ADAMTS13 is a plasma metalloprotease that is essential for the normal proteolytic processing of von Willebrand factor (VWF). Dysfunctional ADAMTS13 may lead to thrombotic thrombocytopenic purpura, as uncleaved and unusually large VWF multimers accumulate in the blood and cause intravascular platelet aggregation. Many studies indicate that proteolysis of multimeric VWF involves conformational changes in the VWF A2 domain that expose the Y1605-M1606 scissile bond and also allow substrate binding to multiple exosites on ADAMTS13. For example, VWF is resistant to proteolysis by ADAMTS13 unless the VWF is subjected to fluid shear stress, mild denaturation with guanidine or urea, or adsorption onto a surface. However, the functional interactions between shear stress, various ADAMTS13 binding sites and VWF cleavage are not understood. Therefore, we investigated the effect of fluid shear stress and ADAMTS13 structure on ADAMTS13-VWF binding and VWF cleavage. Upon mixing recombinant VWF (rVWF) and ADAMTS13 in a physiological buffer (50 mM HEPES, 5 mM CaCl2, 1 μM ZnCl2, 150 mM NaCl, pH 7.4), we found that immunoprecipitation with anti-VWF also pulled down substantial amounts of ADAMTS13. Although less striking, a similar result was obtained with purified plasma VWF. Therefore, ADAMTS13 can bind VWF without gaining access to the cleavage site in VWF domain A2. When fluid shear stress was applied for 2 min with a bench-top vortexer, ADAMTS13 binding increased 3-fold and VWF was also cleaved. Lowering the ionic strength markedly increased the rate of VWF cleavage but did not affect ADAMTS13 binding, which suggests that cleavage and binding depend on distinct VWF-ADAMTS13 interactions. Shear-induced binding was reversible slowly upon removal of unbound ADAMTS13 or rapidly by addition of SDS. ADAMTS13-VWF binding was stable for at least 24 h after cessation of shear stress, indicating that the structural change in VWF that promotes binding was not readily reversible. Using a catalytically inactive ADAMTS13 variant to simplify the analysis of binding assays, 30 nM ADAMTS13(E231Q) bound to 30 μg/ml rVWF (120 nM subunits) with a stoichiometry of 0.012 ± 0.004 under static conditions and 0.098 ± 0.023 after shearing (mean ± SD, n = 3, P = 0.019). With 120 nM ADAMTS13(E231Q) the stoichiometry increased to 0.086 ± 0.036 under static conditions and 0.469 ± 0.033 after shearing for 2 min. Recombinant ADAMTS13 truncated after TSP-1 repeat 8 (lacking the C-terminal CUB domains, delCUB), or truncated after the Spacer domain (consisting of domains MDTCS), did not bind rVWF under static conditions, implicating the CUB domains in binding to VWF. In contrast, full-length ADAMTS13, delCUB and MDTCS bound similarly to rVWF after shearing. In a previous study, delCUB and MDTCS did not cleave VWF subjected to fluid shear stress (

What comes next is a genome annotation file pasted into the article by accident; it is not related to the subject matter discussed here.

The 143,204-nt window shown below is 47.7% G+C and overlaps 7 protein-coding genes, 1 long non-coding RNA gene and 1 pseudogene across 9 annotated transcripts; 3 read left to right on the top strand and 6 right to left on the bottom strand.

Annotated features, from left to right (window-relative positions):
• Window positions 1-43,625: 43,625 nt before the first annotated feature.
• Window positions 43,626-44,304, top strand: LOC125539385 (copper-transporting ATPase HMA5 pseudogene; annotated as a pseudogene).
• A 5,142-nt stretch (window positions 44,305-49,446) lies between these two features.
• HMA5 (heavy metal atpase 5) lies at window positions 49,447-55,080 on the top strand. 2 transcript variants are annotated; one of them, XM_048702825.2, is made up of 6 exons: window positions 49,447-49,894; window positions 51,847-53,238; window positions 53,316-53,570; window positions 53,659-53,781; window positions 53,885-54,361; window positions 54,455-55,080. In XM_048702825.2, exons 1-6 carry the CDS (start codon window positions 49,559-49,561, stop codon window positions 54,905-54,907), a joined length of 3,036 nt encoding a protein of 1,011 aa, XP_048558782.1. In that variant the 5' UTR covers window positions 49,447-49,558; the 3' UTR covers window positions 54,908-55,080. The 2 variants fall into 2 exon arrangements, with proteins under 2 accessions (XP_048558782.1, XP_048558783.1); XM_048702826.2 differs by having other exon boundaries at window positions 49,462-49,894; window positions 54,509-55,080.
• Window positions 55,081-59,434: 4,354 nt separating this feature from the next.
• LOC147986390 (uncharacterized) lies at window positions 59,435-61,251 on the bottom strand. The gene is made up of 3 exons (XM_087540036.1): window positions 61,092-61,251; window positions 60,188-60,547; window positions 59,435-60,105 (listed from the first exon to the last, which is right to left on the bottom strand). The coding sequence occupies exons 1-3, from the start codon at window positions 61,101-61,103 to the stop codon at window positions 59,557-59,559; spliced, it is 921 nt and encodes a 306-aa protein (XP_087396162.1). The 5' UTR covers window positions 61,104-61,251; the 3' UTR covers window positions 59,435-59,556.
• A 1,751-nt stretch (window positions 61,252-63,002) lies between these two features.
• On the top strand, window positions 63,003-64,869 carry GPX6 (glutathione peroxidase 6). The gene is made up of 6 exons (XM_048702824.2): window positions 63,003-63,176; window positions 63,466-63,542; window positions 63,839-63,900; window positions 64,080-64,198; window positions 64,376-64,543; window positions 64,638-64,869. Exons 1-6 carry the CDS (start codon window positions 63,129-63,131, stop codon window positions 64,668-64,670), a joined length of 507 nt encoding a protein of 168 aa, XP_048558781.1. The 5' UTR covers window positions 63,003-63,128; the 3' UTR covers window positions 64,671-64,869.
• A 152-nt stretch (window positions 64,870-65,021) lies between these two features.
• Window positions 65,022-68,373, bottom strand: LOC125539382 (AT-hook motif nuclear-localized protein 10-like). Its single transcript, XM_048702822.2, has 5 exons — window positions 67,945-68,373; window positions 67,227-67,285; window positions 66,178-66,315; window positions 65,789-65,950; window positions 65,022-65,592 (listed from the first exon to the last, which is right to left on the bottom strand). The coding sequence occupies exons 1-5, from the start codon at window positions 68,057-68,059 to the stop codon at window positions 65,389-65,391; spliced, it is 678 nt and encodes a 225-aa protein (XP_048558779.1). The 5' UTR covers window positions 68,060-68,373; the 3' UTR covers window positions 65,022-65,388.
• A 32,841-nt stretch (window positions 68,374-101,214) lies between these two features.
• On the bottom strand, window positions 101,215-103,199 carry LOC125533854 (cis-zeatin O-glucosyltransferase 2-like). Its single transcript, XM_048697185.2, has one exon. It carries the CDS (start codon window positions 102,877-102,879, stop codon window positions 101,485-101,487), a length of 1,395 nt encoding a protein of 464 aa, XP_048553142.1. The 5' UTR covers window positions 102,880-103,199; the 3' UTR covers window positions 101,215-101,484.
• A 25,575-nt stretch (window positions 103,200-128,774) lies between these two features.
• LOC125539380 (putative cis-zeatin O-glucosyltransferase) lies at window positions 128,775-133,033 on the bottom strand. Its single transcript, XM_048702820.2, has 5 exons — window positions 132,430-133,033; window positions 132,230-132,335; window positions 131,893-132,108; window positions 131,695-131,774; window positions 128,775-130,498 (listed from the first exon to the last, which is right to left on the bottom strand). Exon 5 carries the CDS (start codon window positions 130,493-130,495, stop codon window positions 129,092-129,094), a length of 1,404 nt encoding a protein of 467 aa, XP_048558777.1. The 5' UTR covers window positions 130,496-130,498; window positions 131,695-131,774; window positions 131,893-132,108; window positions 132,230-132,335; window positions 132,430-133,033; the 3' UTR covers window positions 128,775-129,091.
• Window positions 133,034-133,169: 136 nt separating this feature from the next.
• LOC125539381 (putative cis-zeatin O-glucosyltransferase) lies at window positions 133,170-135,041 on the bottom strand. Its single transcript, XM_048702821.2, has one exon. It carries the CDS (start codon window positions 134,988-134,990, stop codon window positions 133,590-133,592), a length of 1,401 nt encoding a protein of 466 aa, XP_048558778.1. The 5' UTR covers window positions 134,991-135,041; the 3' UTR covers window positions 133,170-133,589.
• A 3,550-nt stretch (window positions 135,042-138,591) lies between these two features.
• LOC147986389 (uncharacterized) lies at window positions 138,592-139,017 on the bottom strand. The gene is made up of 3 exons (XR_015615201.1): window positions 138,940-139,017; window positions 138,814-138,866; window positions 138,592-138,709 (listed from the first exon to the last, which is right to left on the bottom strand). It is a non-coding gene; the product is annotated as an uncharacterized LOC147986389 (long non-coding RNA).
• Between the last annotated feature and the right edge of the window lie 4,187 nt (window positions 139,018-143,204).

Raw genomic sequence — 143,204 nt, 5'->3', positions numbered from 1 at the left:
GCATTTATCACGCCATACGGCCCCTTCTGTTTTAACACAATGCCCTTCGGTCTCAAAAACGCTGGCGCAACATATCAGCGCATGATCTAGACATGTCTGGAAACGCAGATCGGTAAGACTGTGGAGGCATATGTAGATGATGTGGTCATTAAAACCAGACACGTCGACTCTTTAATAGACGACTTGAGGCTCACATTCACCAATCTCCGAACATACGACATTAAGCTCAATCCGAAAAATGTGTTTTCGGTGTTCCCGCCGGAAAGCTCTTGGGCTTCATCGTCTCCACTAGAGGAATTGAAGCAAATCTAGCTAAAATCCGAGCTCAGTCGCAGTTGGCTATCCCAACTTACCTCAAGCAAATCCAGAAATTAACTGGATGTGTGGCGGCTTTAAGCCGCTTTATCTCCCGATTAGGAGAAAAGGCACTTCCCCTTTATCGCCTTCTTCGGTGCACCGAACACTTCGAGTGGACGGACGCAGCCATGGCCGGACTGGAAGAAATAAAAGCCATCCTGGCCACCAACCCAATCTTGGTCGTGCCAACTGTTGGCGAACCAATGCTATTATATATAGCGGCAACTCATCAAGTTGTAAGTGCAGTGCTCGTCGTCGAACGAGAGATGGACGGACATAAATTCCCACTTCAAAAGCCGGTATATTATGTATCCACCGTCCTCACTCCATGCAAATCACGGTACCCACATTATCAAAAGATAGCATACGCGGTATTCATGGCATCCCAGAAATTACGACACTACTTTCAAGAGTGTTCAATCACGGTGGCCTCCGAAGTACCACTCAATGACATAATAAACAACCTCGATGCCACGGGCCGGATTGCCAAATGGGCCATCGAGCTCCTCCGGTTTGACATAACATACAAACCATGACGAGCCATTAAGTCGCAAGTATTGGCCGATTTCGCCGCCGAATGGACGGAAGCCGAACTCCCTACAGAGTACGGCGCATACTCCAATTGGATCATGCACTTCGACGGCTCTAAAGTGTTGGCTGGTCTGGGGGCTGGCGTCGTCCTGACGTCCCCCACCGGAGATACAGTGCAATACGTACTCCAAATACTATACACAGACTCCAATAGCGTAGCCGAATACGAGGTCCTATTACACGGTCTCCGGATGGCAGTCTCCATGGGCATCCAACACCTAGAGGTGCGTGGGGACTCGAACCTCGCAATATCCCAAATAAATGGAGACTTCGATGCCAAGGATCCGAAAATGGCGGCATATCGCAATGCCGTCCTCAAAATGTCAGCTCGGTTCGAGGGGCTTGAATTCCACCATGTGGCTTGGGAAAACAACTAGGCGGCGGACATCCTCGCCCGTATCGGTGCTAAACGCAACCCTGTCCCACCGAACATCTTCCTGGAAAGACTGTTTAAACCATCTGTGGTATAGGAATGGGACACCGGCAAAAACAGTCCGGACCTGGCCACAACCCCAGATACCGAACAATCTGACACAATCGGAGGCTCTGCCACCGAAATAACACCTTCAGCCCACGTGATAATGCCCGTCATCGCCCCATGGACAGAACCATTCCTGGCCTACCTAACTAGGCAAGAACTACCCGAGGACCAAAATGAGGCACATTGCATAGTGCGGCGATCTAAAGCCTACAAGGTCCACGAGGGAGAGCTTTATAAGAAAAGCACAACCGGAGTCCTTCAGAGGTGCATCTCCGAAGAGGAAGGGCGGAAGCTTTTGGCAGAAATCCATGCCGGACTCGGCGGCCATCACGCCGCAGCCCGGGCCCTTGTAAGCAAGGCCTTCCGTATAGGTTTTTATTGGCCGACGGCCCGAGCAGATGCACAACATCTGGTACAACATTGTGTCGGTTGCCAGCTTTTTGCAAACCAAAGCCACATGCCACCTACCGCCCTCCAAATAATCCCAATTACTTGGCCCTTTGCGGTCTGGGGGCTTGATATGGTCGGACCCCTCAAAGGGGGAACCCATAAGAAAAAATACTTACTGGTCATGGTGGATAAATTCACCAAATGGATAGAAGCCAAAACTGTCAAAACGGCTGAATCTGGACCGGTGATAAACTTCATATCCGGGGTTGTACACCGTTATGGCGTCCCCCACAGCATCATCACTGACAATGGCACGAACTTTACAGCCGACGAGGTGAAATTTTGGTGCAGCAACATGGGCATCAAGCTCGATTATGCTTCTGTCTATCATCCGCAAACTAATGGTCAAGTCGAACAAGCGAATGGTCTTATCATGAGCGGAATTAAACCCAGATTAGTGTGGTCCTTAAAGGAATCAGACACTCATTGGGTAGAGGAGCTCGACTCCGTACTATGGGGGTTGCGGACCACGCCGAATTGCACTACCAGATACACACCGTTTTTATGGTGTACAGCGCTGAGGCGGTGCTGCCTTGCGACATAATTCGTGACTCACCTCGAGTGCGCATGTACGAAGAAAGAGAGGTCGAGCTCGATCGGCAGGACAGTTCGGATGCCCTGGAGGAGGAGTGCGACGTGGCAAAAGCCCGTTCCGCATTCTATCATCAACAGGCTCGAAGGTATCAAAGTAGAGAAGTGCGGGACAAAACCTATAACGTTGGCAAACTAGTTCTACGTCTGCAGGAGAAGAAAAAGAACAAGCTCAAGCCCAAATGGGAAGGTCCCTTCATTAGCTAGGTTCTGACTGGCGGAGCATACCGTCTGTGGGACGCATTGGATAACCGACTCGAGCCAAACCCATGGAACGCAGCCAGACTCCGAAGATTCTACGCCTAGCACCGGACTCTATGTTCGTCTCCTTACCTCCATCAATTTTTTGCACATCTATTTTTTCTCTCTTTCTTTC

Zhang et al,
). However, under the conditions employed in these experiments, MDTCS and delCUB displayed significant proteolytic activity, cleaving VWF at a rate comparable to that of full length ADAMTS13 when shear stress was applied over a time course of 0–160 sec. We conclude that ADAMTS13 CUB domains contribute to binding a few sites on multimeric VWF under static conditions, whereas ADAMTS13 MDTCS domains are sufficient to bind many sites in an altered conformation of VWF that is induced by fluid shear stress. Binding of ADAMTS13 to unsheared VWF multimers may facilitate the cleavage of VWF within a growing thrombus.

Disclosures: Sadler:Baxter Biosciences: Consultancy, Membership on an entity’s Board of Directors or advisory committees; Ablynx: Consultancy.

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